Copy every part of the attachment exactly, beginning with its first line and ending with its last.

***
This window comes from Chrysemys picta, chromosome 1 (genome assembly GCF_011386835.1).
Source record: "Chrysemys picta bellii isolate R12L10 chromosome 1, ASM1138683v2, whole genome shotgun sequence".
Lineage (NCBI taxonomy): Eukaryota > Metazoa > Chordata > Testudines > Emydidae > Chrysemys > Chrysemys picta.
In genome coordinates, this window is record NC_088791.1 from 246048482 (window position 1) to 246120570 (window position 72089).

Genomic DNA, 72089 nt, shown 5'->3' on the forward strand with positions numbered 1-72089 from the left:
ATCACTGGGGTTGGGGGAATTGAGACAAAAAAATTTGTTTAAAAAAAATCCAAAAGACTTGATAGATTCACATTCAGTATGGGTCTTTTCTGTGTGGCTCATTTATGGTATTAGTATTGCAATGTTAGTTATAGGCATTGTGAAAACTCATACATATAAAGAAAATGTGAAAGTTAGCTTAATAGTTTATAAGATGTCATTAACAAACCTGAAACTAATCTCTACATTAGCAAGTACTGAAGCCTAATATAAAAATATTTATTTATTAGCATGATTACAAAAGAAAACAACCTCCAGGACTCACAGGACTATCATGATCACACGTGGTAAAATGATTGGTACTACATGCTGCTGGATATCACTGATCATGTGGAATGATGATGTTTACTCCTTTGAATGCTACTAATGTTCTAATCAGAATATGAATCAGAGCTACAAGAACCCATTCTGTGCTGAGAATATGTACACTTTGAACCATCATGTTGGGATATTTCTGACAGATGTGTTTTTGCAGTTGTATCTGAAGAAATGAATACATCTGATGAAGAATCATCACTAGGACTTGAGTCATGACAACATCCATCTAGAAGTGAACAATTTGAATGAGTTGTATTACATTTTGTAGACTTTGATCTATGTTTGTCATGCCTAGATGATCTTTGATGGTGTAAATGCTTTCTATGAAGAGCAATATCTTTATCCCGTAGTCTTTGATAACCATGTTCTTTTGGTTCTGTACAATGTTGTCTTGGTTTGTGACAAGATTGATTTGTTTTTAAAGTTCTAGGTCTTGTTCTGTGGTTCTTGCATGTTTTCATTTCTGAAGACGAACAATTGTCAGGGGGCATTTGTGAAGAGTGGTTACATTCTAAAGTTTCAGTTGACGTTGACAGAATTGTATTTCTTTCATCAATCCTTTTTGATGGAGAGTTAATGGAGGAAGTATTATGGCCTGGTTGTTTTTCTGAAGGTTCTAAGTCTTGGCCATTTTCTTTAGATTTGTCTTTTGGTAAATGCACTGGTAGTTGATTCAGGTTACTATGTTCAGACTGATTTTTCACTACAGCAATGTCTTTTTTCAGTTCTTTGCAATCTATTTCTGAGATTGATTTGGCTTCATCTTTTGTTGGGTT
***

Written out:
This window comes from Chrysemys picta, chromosome 1 (genome assembly GCF_011386835.1).
Source record: "Chrysemys picta bellii isolate R12L10 chromosome 1, ASM1138683v2, whole genome shotgun sequence".
Lineage (NCBI taxonomy): Eukaryota > Metazoa > Chordata > Testudines > Emydidae > Chrysemys > Chrysemys picta.
In genome coordinates, this window is record NC_088791.1 from 246048482 (window position 1) to 246120570 (window position 72089).

Genomic DNA, 72089 nt, shown 5'->3' on the forward strand with positions numbered 1-72089 from the left:
ATCACTGGGGTTGGGGGAATTGAGACAAAAAAATTTGTTTAAAAAAAATCCAAAAGACTTGATAGATTCACATTCAGTATGGGTCTTTTCTGTGTGGCTCATTTATGGTATTAGTATTGCAATGTTAGTTATAGGCATTGTGAAAACTCATACATATAAAGAAAATGTGAAAGTTAGCTTAATAGTTTATAAGATGTCATTAACAAACCTGAAACTAATCTCTACATTAGCAAGTACTGAAGCCTAATATAAAAATATTTATTTATTAGCATGATTACAAAAGAAAACAACCTCCAGGACTCACAGGACTATCATGATCACACGTGGTAAAATGATTGGTACTACATGCTGCTGGATATCACTGATCATGTGGAATGATGATGTTTACTCCTTTGAATGCTACTAATGTTCTAATCAGAATATGAATCAGAGCTACAAGAACCCATTCTGTGCTGAGAATATGTACACTTTGAACCATCATGTTGGGATATTTCTGACAGATGTGTTTTTGCAGTTGTATCTGAAGAAATGAATACATCTGATGAAGAATCATCACTAGGACTTGAGTCATGACAACATCCATCTAGAAGTGAACAATTTGAATGAGTTGTATTACATTTTGTAGACTTTGATCTATGTTTGTCATGCCTAGATGATCTTTGATGGTGTAAATGCTTTCTATGAAGAGCAATATCTTTATCCCGTAGTCTTTGATAACCATGTTCTTTTGGTTCTGTACAATGTTGTCTTGGTTTGTGACAAGATTGATTTGTTTTTAAAGTTCTAGGTCTTGTTCTGTGGTTCTTGCATGTTTTCATTTCTGAAGACGAACAATTGTCAGGGGGCATTTGTGAAGAGTGGTTACATTCTAAAGTTTCAGTTGACGTTGACAGAATTGTATTTCTTTCATCAATCCTTTTTGATGGAGAGTTAATGGAGGAAGTATTATGGCCTGGTTGTTTTTCTGAAGGTTCTAAGTCTTGGCCATTTTCTTTAGATTTGTCTTTTGGTAAATGCACTGGTAGTTGATTCAGGTTACTATGTTCAGACTGATTTTTCACTACAGCAATGTCTTTTTTCAGTTCTTTGCAATCTATTTCTGAGATTGATTTGGCTTCATCTTTTGTTGGGTT